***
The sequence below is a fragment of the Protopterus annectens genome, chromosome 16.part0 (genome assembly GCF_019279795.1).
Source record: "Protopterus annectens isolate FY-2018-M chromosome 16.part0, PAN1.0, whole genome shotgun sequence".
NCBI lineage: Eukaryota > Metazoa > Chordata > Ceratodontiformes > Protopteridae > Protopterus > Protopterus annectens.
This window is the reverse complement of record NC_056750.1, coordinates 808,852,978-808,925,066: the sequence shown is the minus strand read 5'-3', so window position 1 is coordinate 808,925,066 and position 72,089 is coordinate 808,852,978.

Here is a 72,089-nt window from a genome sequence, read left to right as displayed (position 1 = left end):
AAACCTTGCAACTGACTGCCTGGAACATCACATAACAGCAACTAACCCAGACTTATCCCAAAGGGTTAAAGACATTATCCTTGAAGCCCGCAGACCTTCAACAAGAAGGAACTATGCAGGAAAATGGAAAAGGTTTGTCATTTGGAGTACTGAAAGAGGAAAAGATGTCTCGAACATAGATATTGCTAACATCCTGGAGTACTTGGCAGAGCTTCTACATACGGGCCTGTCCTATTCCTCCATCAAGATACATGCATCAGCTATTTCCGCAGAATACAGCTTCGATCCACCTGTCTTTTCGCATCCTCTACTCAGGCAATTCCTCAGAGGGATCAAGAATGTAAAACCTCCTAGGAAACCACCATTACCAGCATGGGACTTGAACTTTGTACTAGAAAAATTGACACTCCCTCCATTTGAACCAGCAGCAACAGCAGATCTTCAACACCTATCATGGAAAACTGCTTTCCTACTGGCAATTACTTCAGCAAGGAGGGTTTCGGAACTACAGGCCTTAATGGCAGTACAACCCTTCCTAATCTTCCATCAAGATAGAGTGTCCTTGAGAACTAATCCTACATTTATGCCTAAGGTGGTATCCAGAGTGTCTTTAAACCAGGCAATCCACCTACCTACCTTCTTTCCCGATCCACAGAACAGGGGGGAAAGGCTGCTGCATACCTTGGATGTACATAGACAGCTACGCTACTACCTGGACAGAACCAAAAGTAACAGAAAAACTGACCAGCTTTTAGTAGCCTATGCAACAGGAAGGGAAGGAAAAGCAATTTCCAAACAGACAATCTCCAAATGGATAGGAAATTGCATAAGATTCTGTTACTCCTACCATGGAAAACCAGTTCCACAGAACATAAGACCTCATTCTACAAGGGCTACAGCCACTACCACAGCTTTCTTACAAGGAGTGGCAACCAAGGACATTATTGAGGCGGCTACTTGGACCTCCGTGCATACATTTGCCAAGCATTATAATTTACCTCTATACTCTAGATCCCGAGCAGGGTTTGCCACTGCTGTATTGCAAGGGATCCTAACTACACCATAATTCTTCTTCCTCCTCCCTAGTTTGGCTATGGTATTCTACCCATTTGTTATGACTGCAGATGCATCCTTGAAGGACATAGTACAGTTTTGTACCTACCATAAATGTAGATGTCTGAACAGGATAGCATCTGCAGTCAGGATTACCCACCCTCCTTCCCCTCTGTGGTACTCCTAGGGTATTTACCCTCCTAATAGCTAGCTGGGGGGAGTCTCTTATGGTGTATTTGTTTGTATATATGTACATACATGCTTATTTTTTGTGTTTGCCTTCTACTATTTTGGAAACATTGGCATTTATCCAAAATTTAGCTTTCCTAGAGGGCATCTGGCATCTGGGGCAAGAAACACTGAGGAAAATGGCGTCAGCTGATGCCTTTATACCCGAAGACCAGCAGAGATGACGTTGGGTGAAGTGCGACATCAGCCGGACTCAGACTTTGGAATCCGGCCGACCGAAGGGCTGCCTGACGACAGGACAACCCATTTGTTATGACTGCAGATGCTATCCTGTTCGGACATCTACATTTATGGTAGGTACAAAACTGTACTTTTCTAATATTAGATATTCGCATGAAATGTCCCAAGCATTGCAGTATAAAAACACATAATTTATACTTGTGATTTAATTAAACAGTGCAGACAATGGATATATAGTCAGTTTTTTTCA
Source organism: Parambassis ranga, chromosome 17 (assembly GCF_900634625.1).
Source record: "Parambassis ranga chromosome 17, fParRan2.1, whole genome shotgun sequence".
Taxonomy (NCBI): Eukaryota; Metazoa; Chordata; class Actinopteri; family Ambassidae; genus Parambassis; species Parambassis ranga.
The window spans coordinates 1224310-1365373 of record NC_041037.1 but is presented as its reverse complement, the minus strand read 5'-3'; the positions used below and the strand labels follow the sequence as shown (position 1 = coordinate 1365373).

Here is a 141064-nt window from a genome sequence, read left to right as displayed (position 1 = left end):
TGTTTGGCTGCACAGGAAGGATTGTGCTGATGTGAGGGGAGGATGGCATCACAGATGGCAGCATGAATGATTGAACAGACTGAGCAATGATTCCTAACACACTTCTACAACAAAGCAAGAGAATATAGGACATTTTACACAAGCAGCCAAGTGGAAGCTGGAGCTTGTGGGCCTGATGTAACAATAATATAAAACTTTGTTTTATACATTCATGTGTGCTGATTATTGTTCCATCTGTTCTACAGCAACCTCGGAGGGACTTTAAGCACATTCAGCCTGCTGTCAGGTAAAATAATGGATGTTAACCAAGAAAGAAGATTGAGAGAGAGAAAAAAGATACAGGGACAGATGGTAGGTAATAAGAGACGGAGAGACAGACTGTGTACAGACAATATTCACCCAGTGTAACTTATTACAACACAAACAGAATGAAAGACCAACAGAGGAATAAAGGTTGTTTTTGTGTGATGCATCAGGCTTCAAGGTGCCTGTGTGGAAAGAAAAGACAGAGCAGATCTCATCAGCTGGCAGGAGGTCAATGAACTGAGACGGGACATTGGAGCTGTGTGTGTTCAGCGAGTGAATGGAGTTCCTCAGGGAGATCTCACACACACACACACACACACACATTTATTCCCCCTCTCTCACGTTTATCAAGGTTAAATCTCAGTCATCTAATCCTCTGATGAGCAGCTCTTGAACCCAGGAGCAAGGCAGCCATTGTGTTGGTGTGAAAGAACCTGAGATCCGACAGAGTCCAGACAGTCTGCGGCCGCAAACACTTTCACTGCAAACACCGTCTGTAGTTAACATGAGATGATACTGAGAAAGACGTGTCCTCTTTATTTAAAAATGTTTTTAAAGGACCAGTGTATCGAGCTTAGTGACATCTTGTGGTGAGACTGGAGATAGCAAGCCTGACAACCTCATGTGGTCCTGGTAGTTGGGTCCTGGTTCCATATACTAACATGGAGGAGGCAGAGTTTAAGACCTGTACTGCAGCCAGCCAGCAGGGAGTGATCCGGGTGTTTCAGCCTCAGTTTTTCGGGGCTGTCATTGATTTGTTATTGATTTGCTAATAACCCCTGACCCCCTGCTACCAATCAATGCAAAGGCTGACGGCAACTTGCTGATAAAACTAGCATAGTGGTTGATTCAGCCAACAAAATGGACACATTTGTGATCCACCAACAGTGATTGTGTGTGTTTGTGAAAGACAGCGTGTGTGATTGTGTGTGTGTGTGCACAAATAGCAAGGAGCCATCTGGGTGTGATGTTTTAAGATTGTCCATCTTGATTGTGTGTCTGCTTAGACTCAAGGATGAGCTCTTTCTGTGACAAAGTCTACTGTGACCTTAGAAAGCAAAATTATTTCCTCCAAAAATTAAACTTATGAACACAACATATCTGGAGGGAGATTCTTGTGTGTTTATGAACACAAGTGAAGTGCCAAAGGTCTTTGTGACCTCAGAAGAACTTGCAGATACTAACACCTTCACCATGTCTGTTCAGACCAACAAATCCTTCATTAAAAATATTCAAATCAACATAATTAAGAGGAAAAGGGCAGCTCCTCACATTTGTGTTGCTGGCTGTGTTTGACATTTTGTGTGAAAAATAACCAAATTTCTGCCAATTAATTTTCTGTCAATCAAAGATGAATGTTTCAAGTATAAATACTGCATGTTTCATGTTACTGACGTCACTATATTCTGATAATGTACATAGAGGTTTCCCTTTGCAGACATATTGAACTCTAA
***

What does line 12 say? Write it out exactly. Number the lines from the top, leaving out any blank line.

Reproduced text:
TGTTTGGCTGCACAGGAAGGATTGTGCTGATGTGAGGGGAGGATGGCATCACAGATGGCAGCATGAATGATTGAACAGACTGAGCAATGATTCCTAACACACTTCTACAACAAAGCAAGAGAATATAGGACATTTTACACAAGCAGCCAAGTGGAAGCTGGAGCTTGTGGGCCTGATGTAACAATAATATAAAACTTTGTTTTATACATTCATGTGTGCTGATTATTGTTCCATCTGTTCTACAGCAACCTCGGAGGGACTTTAAGCACATTCAGCCTGCTGTCAGGTAAAATAATGGATGTTAACCAAGAAAGAAGATTGAGAGAGAGAAAAAAGATACAGGGACAGATGGTAGGTAATAAGAGACGGAGAGACAGACTGTGTACAGACAATATTCACCCAGTGTAACTTATTACAACACAAACAGAATGAAAGACCAACAGAGGAATAAAGGTTGTTTTTGTGTGATGCATCAGGCTTCAAGGTGCCTGTGTGGAAAGAAAAGACAGAGCAGATCTCATCAGCTGGCAGGAGGTCAATGAACTGAGACGGGACATTGGAGCTGTGTGTGTTCAGCGAGTGAATGGAGTTCCTCAGGGAGATCTCACACACACACACACACACACACATTTATTCCCCCTCTCTCACGTTTATCAAGGTTAAATCTCAGTCATCTAATCCTCTGATGAGCAGCTCTTGAACCCAGGAGCAAGGCAGCCATTGTGTTGGTGTGAAAGAACCTGAGATCCGACAGAGTCCAGACAGTCTGCGGCCGCAAACACTTTCACTGCAAACACCGTCTGTAGTTAACATGAGATGATACTGAGAAAGACGTGTCCTCTTTATTTAAAAATGTTTTTAAAGGACCAGTGTATCGAGCTTAGTGACATCTTGTGGTGAGACTGGAGATAGCAAGCCTGACAACCTCATGTGGTCCTGGTAGTTGGGTCCTGGTTCCATATACTAACATGGAGGAGGCAGAGTTTAAGACCTGTACTGCAGCCAGCCAGCAGGGAGTGATCCGGGTGTTTCAGCCTCAGTTTTTCGGGGCTGTCATTGATTTGTTATTGATTTGCTAATAACCCCTGACCCCCTGCTACCAATCAATGCAAAGGCTGACGGCAACTTGCTGATAAAACTAGCATAGTGGTTGATTCAGCCAACAAAATGGACACATTTGTGATCCACCAACAGTGATTGTGTGTGTTTGTGAAAGACAGCGTGTGTGATTGTGTGTGTGTGTGCACAAATAGCAAGGAGCCATCTGGGTGTGATGTTTTAAGATTGTCCATCTTGATTGTGTGTCTGCTTAGACTCAAGGATGAGCTCTTTCTGTGACAAAGTCTACTGTGACCTTAGAAAGCAAAATTATTTCCTCCAAAAATTAAACTTATGAACACAACATATCTGGAGGGAGATTCTTGTGTGTTTATGAACACAAGTGAAGTGCCAAAGGTCTTTGTGACCTCAGAAGAACTTGCAGATACTAACACCTTCACCATGTCTGTTCAGACCAACAAATCCTTCATTAAAAATATTCAAATCAACATAATTAAGAGGAAAAGGGCAGCTCCTCACATTTGTGTTGCTGGCTGTGTTTGACATTTTGTGTGAAAAATAACCAAATTTCTGCCAATTAATTTTCTGTCAATCAAAGATGAATGTTTCAAGTATAAATACTGCATGTTTCATGTTACTGACGTCACTATATTCTGATAATGTACATAGAGGTTTCCCTTTGCAGACATATTGAACTCTAA